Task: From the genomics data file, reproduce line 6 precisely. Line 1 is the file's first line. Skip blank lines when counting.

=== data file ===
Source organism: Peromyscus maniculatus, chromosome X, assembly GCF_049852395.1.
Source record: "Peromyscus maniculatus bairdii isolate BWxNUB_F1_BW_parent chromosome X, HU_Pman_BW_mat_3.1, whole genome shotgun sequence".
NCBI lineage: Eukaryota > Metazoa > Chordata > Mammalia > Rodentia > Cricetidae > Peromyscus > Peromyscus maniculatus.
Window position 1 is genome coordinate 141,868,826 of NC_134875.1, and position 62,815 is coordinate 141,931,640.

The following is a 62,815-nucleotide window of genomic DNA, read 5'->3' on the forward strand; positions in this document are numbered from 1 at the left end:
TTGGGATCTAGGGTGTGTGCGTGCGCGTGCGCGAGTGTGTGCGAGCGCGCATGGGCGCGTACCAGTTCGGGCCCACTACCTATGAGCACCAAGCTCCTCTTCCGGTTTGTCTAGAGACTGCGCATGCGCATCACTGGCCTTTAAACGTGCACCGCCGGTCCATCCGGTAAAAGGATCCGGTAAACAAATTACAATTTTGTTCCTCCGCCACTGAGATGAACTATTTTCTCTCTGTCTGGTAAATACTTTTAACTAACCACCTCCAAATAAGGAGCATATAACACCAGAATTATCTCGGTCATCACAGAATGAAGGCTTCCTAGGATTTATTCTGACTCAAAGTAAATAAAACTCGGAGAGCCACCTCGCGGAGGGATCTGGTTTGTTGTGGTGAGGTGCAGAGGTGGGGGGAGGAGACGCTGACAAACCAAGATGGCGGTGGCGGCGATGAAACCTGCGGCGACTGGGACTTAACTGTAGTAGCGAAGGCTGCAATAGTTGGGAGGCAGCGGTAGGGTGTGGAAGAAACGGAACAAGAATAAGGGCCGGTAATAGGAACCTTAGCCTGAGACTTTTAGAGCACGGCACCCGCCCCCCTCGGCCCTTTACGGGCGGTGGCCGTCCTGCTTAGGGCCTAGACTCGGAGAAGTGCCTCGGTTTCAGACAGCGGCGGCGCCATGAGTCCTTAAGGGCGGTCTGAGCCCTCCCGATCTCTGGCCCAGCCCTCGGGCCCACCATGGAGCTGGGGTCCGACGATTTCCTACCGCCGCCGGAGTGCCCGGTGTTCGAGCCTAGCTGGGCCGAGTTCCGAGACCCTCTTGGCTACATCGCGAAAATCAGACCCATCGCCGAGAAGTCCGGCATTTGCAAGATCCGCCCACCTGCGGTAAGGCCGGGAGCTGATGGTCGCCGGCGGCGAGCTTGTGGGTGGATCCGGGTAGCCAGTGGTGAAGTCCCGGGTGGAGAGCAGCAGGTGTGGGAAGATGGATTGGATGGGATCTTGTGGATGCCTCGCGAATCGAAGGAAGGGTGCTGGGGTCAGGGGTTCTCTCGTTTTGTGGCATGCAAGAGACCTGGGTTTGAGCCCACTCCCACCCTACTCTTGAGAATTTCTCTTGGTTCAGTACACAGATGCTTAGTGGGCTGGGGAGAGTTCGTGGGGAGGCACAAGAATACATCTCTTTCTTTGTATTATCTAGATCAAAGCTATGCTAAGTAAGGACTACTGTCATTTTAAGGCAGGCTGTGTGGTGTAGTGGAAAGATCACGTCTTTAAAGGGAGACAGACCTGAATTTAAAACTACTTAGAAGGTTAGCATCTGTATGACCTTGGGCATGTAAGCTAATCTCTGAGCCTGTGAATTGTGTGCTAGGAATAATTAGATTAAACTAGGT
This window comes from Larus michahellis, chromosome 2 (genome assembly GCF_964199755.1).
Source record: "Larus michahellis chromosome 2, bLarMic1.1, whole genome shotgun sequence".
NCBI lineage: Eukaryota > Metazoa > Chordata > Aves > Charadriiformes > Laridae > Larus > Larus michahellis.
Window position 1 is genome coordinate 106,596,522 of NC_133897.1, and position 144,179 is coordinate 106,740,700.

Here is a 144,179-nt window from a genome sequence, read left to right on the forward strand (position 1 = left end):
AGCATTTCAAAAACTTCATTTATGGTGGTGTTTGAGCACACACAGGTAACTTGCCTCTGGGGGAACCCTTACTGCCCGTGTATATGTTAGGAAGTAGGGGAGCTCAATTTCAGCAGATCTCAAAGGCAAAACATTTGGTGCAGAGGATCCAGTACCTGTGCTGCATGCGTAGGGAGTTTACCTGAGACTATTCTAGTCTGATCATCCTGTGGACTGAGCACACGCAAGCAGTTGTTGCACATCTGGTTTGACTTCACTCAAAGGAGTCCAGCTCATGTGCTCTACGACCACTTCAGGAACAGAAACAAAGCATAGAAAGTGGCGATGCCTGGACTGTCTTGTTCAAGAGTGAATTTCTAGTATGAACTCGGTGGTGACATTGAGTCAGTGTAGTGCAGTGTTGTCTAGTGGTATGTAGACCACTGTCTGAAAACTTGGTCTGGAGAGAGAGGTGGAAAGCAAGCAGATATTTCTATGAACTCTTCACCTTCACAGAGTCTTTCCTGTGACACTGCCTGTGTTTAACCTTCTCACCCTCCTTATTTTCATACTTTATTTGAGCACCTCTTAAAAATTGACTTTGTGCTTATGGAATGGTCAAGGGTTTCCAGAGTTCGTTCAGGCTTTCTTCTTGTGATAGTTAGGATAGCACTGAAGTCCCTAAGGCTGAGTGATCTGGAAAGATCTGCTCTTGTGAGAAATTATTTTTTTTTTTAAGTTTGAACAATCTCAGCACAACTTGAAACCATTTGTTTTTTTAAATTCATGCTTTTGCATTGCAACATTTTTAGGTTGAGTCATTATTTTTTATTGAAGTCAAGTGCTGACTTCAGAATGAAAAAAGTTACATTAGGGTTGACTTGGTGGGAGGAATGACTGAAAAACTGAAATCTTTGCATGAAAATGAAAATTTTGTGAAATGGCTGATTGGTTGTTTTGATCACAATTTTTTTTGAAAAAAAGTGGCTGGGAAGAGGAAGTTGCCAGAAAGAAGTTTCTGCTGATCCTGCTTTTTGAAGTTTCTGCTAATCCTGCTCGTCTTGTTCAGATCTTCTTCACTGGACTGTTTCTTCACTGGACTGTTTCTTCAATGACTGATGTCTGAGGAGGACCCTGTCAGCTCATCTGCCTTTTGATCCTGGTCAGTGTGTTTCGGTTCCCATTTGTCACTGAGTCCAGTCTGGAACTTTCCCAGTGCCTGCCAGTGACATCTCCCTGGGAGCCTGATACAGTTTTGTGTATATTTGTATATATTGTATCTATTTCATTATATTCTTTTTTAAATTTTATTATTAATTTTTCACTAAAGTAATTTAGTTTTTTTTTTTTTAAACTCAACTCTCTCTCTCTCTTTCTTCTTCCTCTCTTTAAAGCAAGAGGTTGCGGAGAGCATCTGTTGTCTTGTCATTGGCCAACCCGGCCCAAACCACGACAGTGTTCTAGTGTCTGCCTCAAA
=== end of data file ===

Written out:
TTGGGATCTAGGGTGTGTGCGTGCGCGTGCGCGAGTGTGTGCGAGCGCGCATGGGCGCGTACCAGTTCGGGCCCACTACCTATGAGCACCAAGCTCCTCTTCCGGTTTGTCTAGAGACTGCGCATGCGCATCACTGGCCTTTAAACGTGCACCGCCGGTCCATCCGGTAAAAGGATCCGGTAAACAAATTACAATTTTGTTCCTCCGCCACTGAGATGAACTATTTTCTCTCTGTCTGGTAAATACTTTTAACTAACCACCTCCAAATAAGGAGCATATAACACCAGAATTATCTCGGTCATCACAGAATGAAGGCTTCCTAGGATTTATTCTGACTCAAAGTAAATAAAACTCGGAGAGCCACCTCGCGGAGGGATCTGGTTTGTTGTGGTGAGGTGCAGAGGTGGGGGGAGGAGACGCTGACAAACCAAGATGGCGGTGGCGGCGATGAAACCTGCGGCGACTGGGACTTAACTGTAGTAGCGAAGGCTGCAATAGTTGGGAGGCAGCGGTAGGGTGTGGAAGAAACGGAACAAGAATAAGGGCCGGTAATAGGAACCTTAGCCTGAGACTTTTAGAGCACGGCACCCGCCCCCCTCGGCCCTTTACGGGCGGTGGCCGTCCTGCTTAGGGCCTAGACTCGGAGAAGTGCCTCGGTTTCAGACAGCGGCGGCGCCATGAGTCCTTAAGGGCGGTCTGAGCCCTCCCGATCTCTGGCCCAGCCCTCGGGCCCACCATGGAGCTGGGGTCCGACGATTTCCTACCGCCGCCGGAGTGCCCGGTGTTCGAGCCTAGCTGGGCCGAGTTCCGAGACCCTCTTGGCTACATCGCGAAAATCAGACCCATCGCCGAGAAGTCCGGCATTTGCAAGATCCGCCCACCTGCGGTAAGGCCGGGAGCTGATGGTCGCCGGCGGCGAGCTTGTGGGTGGATCCGGGTAGCCAGTGGTGAAGTCCCGGGTGGAGAGCAGCAGGTGTGGGAAGATGGATTGGATGGGATCTTGTGGATGCCTCGCGAATCGAAGGAAGGGTGCTGGGGTCAGGGGTTCTCTCGTTTTGTGGCATGCAAGAGACCTGGGTTTGAGCCCACTCCCACCCTACTCTTGAGAATTTCTCTTGGTTCAGTACACAGATGCTTAGTGGGCTGGGGAGAGTTCGTGGGGAGGCACAAGAATACATCTCTTTCTTTGTATTATCTAGATCAAAGCTATGCTAAGTAAGGACTACTGTCATTTTAAGGCAGGCTGTGTGGTGTAGTGGAAAGATCACGTCTTTAAAGGGAGACAGACCTGAATTTAAAACTACTTAGAAGGTTAGCATCTGTATGACCTTGGGCATGTAAGCTAATCTCTGAGCCTGTGAATTGTGTGCTAGGAATAATTAGATTAAACTAGGT